The Piper Lance performance specs were good.  Not as quick as a Cessna 210 or Beech A36, but had a better useful load and plenty of room.  This airplane allows me to carry my entire family and plenty of baggage.  Not to mention that I could currently carry a full fuel load.  I suspect that in years to come I might have to sacrifice some fuel for the growing kids, but for now I got my cake and eating it too!  Below are the performance specs for the Lance as published by Rising up aviation:

Piper Lance PA32R-300 Performance Data
Here she is

  • Horsepower: 300 Continuous
  • Top Speed:  165 Kts
  • Cruise speed (75% power): 155Kts
  • Stall Speed (dirty): 61 Kts
  • Average Range: 748 nm
  • Gross Weight: 3600 lbs
  • Useful load: 1968 lbs
  • Fuel capacity: 98 gal
  • Usable fuel load: 94 gal

Takeoff Performance
  • Ground Roll: 1450 ft
  • Over 50 ft obstacle: 2360 ft
  • Average climb: 1000 fpm
  • Ceiling: 15400 ft
Landing Performance
  • Ground Roll: 880 ft
  • Over 50 ft obstacle: 1710 ft

Thursday, January 26, 2012

My Mom sent me these actual interactions between pilots and ATC and I thought they are HILARIOUS!!!!
Any pilot would love these.  So, here they are:

>> Actual Radio Exchanges Between
>>>>Pilots and Control Towers
Tower: "TWA 2341, for noise abatement turn right 45 Degrees." TWA 2341:"Center,
we are at 35,000 feet. How much noise can we make up here?" Tower:"Sir, have you
ever heard the noise a 747 makes when it hits another 747?"
O'Hare Approach Control to a 747: "United 329 your heavy traffic is a Fokker,
one o'clock, three miles, Eastbound."
United 329: "Approach, I've always wanted to say this....I've got the little
Fokker in sight."
A student became lost during a solo cross-country flight.  While attempting to
locate the aircraft on radar, ATC asked, "What was your last known position?"
Student: "When I was number one for takeoff."
A DC-10 had come in a little hot and thus had an exceedingly long roll out after
touching down.  San Jose Tower noted:
"American 751, make a hard right turn at the end of the runway, if you are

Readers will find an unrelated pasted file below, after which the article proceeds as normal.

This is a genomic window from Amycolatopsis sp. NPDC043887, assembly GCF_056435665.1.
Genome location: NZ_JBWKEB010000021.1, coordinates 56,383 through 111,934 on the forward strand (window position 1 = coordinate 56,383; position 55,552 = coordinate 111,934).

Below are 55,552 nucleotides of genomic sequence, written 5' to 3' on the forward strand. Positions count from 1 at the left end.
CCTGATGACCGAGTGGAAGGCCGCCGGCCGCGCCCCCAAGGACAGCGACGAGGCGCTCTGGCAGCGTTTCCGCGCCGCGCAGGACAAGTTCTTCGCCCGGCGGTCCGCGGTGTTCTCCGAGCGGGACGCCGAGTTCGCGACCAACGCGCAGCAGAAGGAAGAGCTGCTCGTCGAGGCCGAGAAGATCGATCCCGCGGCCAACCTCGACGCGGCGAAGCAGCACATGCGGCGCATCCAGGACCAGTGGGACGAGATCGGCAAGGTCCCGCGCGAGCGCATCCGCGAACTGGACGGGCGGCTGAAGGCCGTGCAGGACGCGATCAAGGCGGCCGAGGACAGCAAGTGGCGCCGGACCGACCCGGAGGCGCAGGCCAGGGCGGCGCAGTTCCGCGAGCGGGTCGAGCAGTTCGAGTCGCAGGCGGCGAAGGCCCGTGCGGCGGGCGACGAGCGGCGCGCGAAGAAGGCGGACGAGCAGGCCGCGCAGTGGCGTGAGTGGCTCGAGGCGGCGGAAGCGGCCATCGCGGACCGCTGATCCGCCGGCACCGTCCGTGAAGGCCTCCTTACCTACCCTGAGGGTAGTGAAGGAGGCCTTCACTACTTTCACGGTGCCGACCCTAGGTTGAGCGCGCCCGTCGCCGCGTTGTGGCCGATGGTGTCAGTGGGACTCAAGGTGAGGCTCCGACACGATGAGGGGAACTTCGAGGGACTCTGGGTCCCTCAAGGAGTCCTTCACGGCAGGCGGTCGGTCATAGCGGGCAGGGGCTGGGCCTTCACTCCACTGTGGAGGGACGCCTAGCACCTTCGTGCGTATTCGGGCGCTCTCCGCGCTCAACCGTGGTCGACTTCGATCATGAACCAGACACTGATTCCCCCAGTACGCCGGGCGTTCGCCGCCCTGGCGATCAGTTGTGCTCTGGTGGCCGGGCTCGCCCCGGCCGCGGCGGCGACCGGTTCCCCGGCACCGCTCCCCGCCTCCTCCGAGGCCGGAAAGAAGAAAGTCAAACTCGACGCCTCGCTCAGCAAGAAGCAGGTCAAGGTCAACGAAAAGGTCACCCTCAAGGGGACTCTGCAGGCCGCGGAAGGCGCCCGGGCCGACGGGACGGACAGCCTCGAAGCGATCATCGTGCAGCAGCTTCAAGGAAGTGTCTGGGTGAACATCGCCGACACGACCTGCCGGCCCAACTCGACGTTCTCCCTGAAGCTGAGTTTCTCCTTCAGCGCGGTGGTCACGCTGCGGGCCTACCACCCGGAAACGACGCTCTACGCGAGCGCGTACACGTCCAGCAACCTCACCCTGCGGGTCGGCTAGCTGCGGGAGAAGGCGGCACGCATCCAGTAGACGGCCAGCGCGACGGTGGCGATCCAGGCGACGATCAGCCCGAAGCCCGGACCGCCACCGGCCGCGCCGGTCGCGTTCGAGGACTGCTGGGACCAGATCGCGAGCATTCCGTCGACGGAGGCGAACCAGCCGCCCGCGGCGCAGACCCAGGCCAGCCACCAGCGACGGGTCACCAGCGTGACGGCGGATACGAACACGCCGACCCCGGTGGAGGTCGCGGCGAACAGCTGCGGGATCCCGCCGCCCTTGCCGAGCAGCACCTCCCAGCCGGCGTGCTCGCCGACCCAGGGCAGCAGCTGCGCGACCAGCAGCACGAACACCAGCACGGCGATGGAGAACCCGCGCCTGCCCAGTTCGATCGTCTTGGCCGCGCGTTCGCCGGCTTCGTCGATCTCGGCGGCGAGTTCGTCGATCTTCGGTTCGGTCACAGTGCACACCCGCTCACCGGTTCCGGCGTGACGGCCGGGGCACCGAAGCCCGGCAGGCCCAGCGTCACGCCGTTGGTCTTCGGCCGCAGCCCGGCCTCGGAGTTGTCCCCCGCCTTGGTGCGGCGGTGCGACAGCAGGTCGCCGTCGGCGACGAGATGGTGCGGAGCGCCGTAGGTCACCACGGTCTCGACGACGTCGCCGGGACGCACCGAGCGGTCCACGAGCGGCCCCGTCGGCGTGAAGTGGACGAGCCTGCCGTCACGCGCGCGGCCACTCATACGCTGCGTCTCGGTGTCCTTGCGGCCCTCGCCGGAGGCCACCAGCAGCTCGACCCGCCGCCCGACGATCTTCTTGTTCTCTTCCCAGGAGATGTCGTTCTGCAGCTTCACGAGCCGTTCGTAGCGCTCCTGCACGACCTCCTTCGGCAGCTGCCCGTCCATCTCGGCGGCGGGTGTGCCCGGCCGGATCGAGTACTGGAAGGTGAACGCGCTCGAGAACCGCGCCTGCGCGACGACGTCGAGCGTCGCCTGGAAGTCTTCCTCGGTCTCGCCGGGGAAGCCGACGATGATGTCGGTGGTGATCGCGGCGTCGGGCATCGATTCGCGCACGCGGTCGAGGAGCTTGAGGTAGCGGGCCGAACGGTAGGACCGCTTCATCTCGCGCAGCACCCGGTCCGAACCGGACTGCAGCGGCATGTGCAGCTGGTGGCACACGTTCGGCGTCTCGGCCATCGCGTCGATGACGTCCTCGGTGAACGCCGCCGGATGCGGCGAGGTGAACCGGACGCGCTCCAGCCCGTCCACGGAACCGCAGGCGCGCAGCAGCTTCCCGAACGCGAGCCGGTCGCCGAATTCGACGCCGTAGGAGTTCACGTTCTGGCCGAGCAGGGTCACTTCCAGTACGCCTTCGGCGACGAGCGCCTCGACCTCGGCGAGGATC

able.  If you are not able, take the Guadeloupe exit off Highway 101, make a
right at the lights and return to the airport."
A Pan Am 727 flight, waiting for start clearance in Munich, overheard the
following: Lufthansa (in German):
"Ground, what is our start clearance time?"
Ground (in English):
    "If you want an answer you must speak in English."
Lufthansa (in English):
    "I am a German, flying a German airplane, in Germany. Why must I speak
Unknown voice from another plane (in a beautiful British accent):
    "Because you lost the bloody war!"  
One day the pilot of a Cherokee 180 was told by the tower to hold short of the
active runway while a DC-8 landed.  The DC-8 landed, rolled out, turned around,
and taxied back past the Cherokee.  Some quick-witted comedian in the DC-8 crew
got on the radio and said: "What a cute little plane. Did you make it all by
The Cherokee pilot, not about to let the insult go by, came back with a real
zinger: "I made it out of DC-8 parts.  Another landing like yours and I'll have
enough parts for another one."
The German air controllers at Frankfurt Airport are renowned as a short-tempered
lot.  They not only expect one to know one's gate parking location, but how to
get there without any assistance from them.  So it was with some amusement that
we listened to the following exchange between Frankfurt ground control and a
British Airways 747, call sign Speedbird 206.
" Frankfurt, Speedbird 206! clear of active runway."
Ground: "Speedbird 206.  Taxi to gate Alpha One-Seven." The BA 747 pulled onto
the main taxiway and slowed to a stop.
Ground: "Speedbird, do you not know where you are going?"
Speedbird 206: "Stand by, Ground, I'm looking up our gate location now."
Ground (with quite arrogant impatience): "Speedbird 206, have you not been to
Frankfurt before?"
Speedbird 206 (coolly):
"Yes, twice in 1944, but it was dark, -- And I didn't land."
While taxiing at London's Airport, the crew of a US Air flight departing for Ft
Lauderdale made a wrong turn and came nose to nose with a United 727. An irate
female ground controller lashed out at the US Air crew, screaming: "US Air 2771,
where the hell are you going?  I told you to turn right onto Charlie taxiway! 
You turned right on Delta!  Stop right there.  I know it's difficult for you to
tell the difference between C and D, but get it right!"
Continuing her rage to the embarrassed crew, she was now shouting
hysterically: "God!  Now you've screwed everything up! It'll take forever to
sort this out!  You stay right there
and don't move till I tell you to!  You can expect taxi instructions in about
half an hour, and I want you to go exactly where I tell you, when I tell you,
and how I tell you!  You got that, US Air 2771?"
"Yes, ma'am," the humbled crew responded. Naturally, the ground control
communications frequency fell terribly silent after the verbal bashing of US Air
2771.  Nobody wanted to chance engaging the irate ground controller in her
current state of mind.  Tension in every cockpit out around Gatwick was
definitely running high. Then an unknown pilot broke the silence and keyed his
microphone, asking: "Wasn't I married to you once?"    
I hope you guys liked these; I sure did!! 

Sunday, January 22, 2012

The Viking